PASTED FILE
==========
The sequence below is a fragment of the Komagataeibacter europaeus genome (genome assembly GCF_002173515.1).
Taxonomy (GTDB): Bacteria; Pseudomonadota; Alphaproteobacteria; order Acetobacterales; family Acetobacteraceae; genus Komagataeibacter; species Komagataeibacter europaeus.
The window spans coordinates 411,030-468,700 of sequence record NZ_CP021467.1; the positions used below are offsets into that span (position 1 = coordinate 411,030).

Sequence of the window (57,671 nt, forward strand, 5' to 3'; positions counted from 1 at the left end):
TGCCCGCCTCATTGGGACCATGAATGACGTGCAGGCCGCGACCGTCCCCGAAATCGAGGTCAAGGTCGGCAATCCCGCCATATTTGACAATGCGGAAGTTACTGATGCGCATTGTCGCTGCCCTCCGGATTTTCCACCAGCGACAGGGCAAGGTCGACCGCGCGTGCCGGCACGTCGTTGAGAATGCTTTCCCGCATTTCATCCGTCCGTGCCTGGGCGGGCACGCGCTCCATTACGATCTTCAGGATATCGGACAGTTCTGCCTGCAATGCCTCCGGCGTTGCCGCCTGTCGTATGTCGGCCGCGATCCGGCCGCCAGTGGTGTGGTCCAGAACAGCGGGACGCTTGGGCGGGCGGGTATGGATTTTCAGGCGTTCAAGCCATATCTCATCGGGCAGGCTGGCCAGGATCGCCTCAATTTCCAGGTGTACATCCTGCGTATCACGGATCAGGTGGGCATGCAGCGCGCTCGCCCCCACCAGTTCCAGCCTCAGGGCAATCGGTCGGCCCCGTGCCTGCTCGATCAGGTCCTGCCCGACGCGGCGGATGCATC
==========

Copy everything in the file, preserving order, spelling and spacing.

The sequence below is a fragment of the Komagataeibacter europaeus genome (genome assembly GCF_002173515.1).
Taxonomy (GTDB): Bacteria; Pseudomonadota; Alphaproteobacteria; order Acetobacterales; family Acetobacteraceae; genus Komagataeibacter; species Komagataeibacter europaeus.
The window spans coordinates 411,030-468,700 of sequence record NZ_CP021467.1; the positions used below are offsets into that span (position 1 = coordinate 411,030).

Sequence of the window (57,671 nt, forward strand, 5' to 3'; positions counted from 1 at the left end):
TGCCCGCCTCATTGGGACCATGAATGACGTGCAGGCCGCGACCGTCCCCGAAATCGAGGTCAAGGTCGGCAATCCCGCCATATTTGACAATGCGGAAGTTACTGATGCGCATTGTCGCTGCCCTCCGGATTTTCCACCAGCGACAGGGCAAGGTCGACCGCGCGTGCCGGCACGTCGTTGAGAATGCTTTCCCGCATTTCATCCGTCCGTGCCTGGGCGGGCACGCGCTCCATTACGATCTTCAGGATATCGGACAGTTCTGCCTGCAATGCCTCCGGCGTTGCCGCCTGTCGTATGTCGGCCGCGATCCGGCCGCCAGTGGTGTGGTCCAGAACAGCGGGACGCTTGGGCGGGCGGGTATGGATTTTCAGGCGTTCAAGCCATATCTCATCGGGCAGGCTGGCCAGGATCGCCTCAATTTCCAGGTGTACATCCTGCGTATCACGGATCAGGTGGGCATGCAGCGCGCTCGCCCCCACCAGTTCCAGCCTCAGGGCAATCGGTCGGCCCCGTGCCTGCTCGATCAGGTCCTGCCCGACGCGGCGGATGCATC